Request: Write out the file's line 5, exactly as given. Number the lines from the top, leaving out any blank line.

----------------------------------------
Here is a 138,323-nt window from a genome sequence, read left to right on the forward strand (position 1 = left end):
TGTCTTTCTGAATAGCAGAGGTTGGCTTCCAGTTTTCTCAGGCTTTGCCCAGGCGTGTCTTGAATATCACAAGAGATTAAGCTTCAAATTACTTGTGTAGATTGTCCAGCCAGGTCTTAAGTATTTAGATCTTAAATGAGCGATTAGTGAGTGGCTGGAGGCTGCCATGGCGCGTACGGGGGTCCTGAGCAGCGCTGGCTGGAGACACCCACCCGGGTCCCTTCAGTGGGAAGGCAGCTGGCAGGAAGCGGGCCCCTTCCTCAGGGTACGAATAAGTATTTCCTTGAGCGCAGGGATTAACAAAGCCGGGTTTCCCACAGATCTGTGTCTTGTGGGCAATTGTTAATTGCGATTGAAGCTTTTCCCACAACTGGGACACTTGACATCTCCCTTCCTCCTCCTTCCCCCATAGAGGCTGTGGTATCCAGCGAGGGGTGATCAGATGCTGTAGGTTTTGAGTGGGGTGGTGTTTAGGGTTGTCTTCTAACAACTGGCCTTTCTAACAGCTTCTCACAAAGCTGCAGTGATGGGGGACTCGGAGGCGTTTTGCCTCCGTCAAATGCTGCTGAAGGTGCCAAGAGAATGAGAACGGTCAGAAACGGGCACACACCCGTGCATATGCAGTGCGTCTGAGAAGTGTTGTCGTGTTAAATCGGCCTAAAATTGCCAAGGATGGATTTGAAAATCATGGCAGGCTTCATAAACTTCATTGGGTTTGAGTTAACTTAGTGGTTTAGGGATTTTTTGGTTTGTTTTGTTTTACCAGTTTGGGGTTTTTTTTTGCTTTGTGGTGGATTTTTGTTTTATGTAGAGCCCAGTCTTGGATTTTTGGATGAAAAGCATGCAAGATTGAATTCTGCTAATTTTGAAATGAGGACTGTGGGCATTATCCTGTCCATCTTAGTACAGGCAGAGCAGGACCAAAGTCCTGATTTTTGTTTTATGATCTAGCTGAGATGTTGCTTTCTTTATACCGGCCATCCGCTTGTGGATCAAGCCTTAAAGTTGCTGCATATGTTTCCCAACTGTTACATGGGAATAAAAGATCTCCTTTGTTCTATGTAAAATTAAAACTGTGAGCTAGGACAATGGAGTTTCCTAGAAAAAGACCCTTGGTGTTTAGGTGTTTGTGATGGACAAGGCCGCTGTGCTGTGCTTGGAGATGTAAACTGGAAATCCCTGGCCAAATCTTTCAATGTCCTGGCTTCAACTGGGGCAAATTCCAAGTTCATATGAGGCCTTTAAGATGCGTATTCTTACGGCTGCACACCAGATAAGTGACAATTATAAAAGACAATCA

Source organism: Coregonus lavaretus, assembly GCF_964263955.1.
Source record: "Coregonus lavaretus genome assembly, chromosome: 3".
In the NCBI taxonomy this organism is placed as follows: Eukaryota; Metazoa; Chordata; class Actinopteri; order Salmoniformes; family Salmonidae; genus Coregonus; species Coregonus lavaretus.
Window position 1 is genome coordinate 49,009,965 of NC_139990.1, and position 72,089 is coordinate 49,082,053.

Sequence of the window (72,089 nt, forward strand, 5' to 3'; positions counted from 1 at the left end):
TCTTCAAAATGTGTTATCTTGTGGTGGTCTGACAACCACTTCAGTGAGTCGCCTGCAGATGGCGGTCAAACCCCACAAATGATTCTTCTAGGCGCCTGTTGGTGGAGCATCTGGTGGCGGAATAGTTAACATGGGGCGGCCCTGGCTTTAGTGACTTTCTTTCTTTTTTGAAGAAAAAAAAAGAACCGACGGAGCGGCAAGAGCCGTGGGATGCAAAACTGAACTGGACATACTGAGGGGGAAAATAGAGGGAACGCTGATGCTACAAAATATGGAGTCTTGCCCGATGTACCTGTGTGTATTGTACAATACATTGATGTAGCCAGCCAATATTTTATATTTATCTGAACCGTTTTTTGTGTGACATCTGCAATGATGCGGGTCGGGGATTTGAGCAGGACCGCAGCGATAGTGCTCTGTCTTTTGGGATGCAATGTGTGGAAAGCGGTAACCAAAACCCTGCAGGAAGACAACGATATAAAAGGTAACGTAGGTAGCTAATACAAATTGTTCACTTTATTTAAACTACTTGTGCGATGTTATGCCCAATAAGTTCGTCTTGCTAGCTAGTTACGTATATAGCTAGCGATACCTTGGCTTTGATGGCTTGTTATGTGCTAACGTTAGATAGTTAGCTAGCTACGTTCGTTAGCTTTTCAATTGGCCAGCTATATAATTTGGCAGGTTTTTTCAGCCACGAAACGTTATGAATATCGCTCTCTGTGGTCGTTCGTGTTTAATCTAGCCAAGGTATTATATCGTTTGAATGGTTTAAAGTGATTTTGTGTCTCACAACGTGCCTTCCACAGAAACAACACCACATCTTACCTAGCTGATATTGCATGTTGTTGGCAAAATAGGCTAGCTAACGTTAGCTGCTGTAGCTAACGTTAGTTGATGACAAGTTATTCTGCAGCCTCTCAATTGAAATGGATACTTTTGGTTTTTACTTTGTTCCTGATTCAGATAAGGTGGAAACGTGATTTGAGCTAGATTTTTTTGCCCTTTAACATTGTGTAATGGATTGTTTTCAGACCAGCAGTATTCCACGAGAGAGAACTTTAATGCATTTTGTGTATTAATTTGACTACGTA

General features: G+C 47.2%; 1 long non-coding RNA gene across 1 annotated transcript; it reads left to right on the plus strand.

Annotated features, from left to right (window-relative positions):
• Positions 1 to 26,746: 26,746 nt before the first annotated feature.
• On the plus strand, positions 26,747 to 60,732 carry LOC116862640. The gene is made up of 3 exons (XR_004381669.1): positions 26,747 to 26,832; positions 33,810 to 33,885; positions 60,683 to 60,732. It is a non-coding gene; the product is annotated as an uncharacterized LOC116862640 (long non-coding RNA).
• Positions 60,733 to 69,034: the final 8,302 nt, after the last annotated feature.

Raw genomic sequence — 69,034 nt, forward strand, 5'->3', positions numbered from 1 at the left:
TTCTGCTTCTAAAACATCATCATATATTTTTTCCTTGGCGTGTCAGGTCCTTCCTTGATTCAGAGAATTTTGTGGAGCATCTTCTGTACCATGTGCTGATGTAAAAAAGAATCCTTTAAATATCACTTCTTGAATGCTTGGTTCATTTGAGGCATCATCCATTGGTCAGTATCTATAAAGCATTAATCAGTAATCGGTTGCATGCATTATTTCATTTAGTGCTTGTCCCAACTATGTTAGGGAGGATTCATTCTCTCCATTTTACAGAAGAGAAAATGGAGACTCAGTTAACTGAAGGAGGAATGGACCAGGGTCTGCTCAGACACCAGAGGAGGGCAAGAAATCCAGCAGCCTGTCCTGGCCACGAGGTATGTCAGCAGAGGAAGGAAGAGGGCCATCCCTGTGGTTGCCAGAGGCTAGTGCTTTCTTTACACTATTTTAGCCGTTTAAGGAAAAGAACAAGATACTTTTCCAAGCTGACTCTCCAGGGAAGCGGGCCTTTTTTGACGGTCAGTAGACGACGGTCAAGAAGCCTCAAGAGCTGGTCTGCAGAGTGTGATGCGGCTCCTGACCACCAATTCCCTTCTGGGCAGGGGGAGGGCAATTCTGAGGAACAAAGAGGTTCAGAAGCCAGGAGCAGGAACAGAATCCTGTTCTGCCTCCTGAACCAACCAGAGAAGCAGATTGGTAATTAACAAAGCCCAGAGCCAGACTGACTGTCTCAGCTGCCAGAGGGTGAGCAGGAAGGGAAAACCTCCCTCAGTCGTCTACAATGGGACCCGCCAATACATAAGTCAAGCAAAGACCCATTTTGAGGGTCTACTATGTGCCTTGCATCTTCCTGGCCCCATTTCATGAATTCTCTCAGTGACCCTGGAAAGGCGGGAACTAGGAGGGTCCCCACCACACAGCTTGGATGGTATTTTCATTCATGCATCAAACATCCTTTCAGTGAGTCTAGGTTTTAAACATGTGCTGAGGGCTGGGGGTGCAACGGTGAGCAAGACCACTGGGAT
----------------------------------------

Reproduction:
In the NCBI taxonomy this organism is placed as follows: Eukaryota; Metazoa; Chordata; class Actinopteri; order Salmoniformes; family Salmonidae; genus Coregonus; species Coregonus lavaretus.